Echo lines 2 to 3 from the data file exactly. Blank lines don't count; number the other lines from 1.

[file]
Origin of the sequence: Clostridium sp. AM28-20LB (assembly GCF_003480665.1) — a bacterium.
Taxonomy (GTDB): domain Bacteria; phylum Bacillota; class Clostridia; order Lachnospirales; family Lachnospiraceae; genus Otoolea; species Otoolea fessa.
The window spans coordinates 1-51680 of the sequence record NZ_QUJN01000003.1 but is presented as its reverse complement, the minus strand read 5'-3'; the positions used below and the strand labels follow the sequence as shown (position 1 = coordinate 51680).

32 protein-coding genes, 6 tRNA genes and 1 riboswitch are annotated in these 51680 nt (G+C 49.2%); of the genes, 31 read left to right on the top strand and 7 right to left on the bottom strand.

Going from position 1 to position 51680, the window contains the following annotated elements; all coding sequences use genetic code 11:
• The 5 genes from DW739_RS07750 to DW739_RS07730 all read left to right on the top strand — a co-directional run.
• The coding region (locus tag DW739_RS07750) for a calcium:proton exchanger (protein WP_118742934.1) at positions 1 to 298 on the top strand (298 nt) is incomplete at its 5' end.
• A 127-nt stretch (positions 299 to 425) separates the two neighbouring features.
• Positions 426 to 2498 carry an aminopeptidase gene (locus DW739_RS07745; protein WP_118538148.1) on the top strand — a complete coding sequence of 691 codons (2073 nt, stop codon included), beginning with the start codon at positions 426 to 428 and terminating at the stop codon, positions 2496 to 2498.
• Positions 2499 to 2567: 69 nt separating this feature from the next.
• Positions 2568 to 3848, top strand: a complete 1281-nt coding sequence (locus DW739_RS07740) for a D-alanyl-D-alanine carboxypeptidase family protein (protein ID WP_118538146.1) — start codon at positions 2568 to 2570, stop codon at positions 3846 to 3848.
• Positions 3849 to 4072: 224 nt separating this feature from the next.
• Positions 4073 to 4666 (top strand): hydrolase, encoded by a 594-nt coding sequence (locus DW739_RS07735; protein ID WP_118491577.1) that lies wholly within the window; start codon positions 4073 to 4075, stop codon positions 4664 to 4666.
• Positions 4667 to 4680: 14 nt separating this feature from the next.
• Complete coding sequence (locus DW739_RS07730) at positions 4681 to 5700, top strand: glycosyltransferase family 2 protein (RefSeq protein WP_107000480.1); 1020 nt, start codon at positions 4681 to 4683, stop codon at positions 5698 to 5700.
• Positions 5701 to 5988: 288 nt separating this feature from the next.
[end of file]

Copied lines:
Taxonomy (GTDB): domain Bacteria; phylum Bacillota; class Clostridia; order Lachnospirales; family Lachnospiraceae; genus Otoolea; species Otoolea fessa.
The window spans coordinates 1-51680 of the sequence record NZ_QUJN01000003.1 but is presented as its reverse complement, the minus strand read 5'-3'; the positions used below and the strand labels follow the sequence as shown (position 1 = coordinate 51680).